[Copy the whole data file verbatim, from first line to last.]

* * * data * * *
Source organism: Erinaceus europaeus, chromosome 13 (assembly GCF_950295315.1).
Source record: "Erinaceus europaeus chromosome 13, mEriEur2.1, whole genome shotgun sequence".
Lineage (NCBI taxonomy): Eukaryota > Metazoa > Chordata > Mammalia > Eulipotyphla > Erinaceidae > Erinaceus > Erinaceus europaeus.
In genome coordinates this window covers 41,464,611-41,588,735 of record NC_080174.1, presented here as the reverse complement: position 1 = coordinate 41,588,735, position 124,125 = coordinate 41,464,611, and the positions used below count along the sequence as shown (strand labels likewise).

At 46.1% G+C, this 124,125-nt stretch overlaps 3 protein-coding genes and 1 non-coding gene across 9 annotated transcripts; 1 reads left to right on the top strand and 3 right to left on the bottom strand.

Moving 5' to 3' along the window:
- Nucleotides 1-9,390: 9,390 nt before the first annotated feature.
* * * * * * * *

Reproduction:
Source organism: Erinaceus europaeus, chromosome 13 (assembly GCF_950295315.1).
Source record: "Erinaceus europaeus chromosome 13, mEriEur2.1, whole genome shotgun sequence".
Lineage (NCBI taxonomy): Eukaryota > Metazoa > Chordata > Mammalia > Eulipotyphla > Erinaceidae > Erinaceus > Erinaceus europaeus.
In genome coordinates this window covers 41,464,611-41,588,735 of record NC_080174.1, presented here as the reverse complement: position 1 = coordinate 41,588,735, position 124,125 = coordinate 41,464,611, and the positions used below count along the sequence as shown (strand labels likewise).

At 46.1% G+C, this 124,125-nt stretch overlaps 3 protein-coding genes and 1 non-coding gene across 9 annotated transcripts; 1 reads left to right on the top strand and 3 right to left on the bottom strand.

Moving 5' to 3' along the window:
- Nucleotides 1-9,390: 9,390 nt before the first annotated feature.